Brrry Birrrds

American Robin_1208As temperatures dipped into the negative numbers last week, I started wondering—how do wild birds, some no bigger than my fist, manage to stay warm in such frigid conditions? Of course, some bird avoid the problem by migrating, but plenty of birds winter right here in Colorado. I already knew that birds eat more when the weather is cold; my need to constantly refill the bird feeder is proof enough. The suet feeder, with all that high-calorie fat, empties even faster. But could a higher metabolism be enough to carry such seemingly fragile puffballs through a Colorado winter? I decided to find out.

Spotted Towhee_LaVeta-CO_LAH_5540I was right about birds eating more in cold weather. Their metabolisms are much higher than ours, and can burn all that food to produce considerable amounts of heat. In fact, they start eating more long before winter arrives, storing up a layer of fat that they can draw on when needed.

House Finch_LaVeta-CO_LAH_2299Producing extra heat is a good start, but it’s just one strategy. I learned that feathers make excellent long underwear. Many species grow extra feathers at this time of year—their way of putting on a winter coat. Then, in addition to the familiar plumage that we use to ID different species, there is an under-layer of downy fluff. When birds get (aptly-named) goose bumps, those downy feathers stand up, creating a toasty air space next to the birds’ skin. If you’ve ever snuggled under a good quality down comforter, you know just how effective those feathers can be.

To go one step further, birds tuck their legs and/or heads into their feathers, minimizing exposure to the cold. This is just one example of a variety of common sense behaviors that help birds survive the winter. Huddling together in a hollow tree (or roosting box), getting out of the wind, or even something as simple as moving to the sunny side of the trunk are all effective strategies. This is one reason why birds appreciate our landscaping with dense shrubbery and evergreens.

Greater Yellowlegs_ShorelinePark-MtView-CA_LAH_9062When visiting wetlands, especially in the winter, I’ve always wondered how sandpipers, herons, and other wading birds manage to stand around in that frigid water. It turns out that there are a number of adaptations that keep heat from being lost. For one, the skin is covered with insulating scales. Then, birds have separate temperature controls for their bodies and their legs and feet. Their body can be warm while they allow their legs to be much cooler.

Northern Shoveler_BosquedelApacheNWR-NM_LAH_7744_filteredEven more impressive, the blood circulation to, say, a duck’s feet is arranged to recover as much heat as possible. The warm, downward-flowing vessels are right next to the cold, upward-flowing vessels, allowing the warm blood to give its heat to the cold blood, minimizing heat loss in the feet. Imagine walking on ice barefoot, as this Northern Shoveler is doing!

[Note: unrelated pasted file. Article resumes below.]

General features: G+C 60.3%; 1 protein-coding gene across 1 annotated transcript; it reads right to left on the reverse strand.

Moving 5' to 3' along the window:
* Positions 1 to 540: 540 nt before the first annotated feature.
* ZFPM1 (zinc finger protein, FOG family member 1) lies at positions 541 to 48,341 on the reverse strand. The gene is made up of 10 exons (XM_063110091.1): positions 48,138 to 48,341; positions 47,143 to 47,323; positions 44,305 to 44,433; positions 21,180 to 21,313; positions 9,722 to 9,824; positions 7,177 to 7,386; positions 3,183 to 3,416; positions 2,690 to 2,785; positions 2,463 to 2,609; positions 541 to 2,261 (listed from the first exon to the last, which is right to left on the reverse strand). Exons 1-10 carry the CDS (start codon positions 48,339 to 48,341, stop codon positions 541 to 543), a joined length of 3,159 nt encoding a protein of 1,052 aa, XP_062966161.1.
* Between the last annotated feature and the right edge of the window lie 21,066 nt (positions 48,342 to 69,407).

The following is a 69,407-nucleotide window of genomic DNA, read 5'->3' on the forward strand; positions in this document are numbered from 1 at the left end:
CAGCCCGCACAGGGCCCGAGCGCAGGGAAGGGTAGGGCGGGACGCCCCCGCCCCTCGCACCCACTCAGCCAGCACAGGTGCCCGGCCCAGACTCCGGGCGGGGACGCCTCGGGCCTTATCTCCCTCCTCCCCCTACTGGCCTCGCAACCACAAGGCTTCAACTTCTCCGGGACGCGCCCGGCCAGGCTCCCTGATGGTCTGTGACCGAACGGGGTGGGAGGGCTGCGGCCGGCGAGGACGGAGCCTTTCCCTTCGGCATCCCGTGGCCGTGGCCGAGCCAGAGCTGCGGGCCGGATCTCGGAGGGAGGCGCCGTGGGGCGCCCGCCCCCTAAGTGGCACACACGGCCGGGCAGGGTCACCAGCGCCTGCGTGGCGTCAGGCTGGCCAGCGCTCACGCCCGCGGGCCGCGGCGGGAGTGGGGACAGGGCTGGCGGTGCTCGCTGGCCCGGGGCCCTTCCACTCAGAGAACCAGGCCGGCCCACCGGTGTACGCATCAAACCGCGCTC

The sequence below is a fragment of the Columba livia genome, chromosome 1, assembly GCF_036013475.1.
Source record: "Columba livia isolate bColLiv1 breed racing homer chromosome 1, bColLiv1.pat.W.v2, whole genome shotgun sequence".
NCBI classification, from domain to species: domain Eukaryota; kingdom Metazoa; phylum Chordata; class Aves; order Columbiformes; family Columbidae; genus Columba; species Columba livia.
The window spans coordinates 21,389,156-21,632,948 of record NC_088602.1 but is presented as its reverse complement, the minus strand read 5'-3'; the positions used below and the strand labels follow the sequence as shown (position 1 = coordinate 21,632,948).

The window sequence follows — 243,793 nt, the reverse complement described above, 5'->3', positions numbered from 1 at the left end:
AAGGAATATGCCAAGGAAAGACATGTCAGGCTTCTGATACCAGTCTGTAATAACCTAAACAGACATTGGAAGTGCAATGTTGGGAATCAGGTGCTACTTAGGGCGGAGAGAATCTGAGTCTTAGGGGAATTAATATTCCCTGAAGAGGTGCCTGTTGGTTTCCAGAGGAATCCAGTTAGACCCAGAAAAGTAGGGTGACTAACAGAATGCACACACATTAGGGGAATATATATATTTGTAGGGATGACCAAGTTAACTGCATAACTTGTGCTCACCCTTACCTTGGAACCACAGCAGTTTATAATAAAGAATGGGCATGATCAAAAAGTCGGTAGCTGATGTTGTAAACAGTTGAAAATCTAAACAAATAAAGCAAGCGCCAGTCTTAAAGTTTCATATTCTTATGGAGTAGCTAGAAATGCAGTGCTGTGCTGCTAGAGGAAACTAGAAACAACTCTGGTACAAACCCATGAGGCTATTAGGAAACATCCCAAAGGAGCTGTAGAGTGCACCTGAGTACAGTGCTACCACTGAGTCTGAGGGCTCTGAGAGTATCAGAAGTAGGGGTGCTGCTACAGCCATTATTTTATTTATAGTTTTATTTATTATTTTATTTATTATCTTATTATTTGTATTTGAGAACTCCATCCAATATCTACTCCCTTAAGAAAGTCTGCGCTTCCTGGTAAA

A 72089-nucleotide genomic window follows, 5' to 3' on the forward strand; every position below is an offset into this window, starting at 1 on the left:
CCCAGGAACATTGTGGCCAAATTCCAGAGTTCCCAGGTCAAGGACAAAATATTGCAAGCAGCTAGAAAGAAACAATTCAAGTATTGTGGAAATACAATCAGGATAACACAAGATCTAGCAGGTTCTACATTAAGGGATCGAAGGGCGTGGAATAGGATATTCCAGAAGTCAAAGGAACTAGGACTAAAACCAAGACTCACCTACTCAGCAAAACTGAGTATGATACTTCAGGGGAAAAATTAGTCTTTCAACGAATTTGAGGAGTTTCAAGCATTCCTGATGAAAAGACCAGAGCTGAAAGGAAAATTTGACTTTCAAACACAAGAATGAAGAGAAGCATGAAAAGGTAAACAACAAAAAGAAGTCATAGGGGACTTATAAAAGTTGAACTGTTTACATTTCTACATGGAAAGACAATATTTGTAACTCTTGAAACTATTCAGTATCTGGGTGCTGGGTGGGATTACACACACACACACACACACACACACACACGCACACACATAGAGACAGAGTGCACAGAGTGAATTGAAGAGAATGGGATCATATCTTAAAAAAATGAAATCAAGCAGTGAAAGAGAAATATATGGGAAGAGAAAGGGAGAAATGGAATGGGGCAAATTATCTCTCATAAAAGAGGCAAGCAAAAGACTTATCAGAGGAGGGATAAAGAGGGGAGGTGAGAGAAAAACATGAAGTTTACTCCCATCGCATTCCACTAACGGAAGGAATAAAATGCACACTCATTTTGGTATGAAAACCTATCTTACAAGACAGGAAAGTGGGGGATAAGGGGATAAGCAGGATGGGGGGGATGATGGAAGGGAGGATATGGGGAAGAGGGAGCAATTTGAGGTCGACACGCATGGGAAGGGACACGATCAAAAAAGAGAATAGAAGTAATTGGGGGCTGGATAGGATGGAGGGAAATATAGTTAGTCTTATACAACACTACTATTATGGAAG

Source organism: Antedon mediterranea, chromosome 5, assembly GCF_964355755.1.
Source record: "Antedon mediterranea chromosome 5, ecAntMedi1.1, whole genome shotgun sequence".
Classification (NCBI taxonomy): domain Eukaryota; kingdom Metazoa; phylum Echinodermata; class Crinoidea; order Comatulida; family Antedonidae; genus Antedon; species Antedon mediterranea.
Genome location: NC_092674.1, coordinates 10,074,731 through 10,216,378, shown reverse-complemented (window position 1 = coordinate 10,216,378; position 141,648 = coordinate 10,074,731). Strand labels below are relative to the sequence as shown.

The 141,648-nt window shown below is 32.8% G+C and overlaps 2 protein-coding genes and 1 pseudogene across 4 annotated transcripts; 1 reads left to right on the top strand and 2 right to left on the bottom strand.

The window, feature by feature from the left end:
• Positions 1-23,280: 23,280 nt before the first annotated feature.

I thought that a restricted blood flow would injure the tissues in these extremities, but again, that’s not the case. Rather, bird legs operate on what is essentially a pulley and lever system. All the muscles (think drumsticks) are high up in the feathered portion of the bird. All that the legs contain are tendons, which don’t need much of a blood supply. (Our hands and feet operate in much the same way.)

There’s one more desperate measure a bird can take to make it through a really cold spell. They can deliberately let their body temperature drop, conserving energy. The technical term for this is “facultative hypothermia.” Of course, there’s a downside to this—as their metabolism slows, their reaction time slows as well, making it more difficult to evade a potential predator. Still, if you are going to die from the cold, why worry about getting eaten?

House Finch @BlkFst 2008mar02 LAH 630rcThe extreme example of facultative hypothermia is torpor. In this case, the bird is basically hibernating. It may appear to be asleep, as does this House Finch, or even dead, but will revive as its environment warms. Nighthawks and hummingbirds are two kinds of birds that enter torpor when it gets too cold, an ability that helps when they migrate too early or too late.

There are a few things we can do to help birds survive the next arctic vortex, such as making sure the feeders are kept filled with high-energy foods such as suet and black-oil sunflower seeds, providing nest boxes or roosting boxes, and offering liquid water (my electric bird bath receives a steady stream of customers). Learn more from my previous post on “Helping Birds Through the Winter.”

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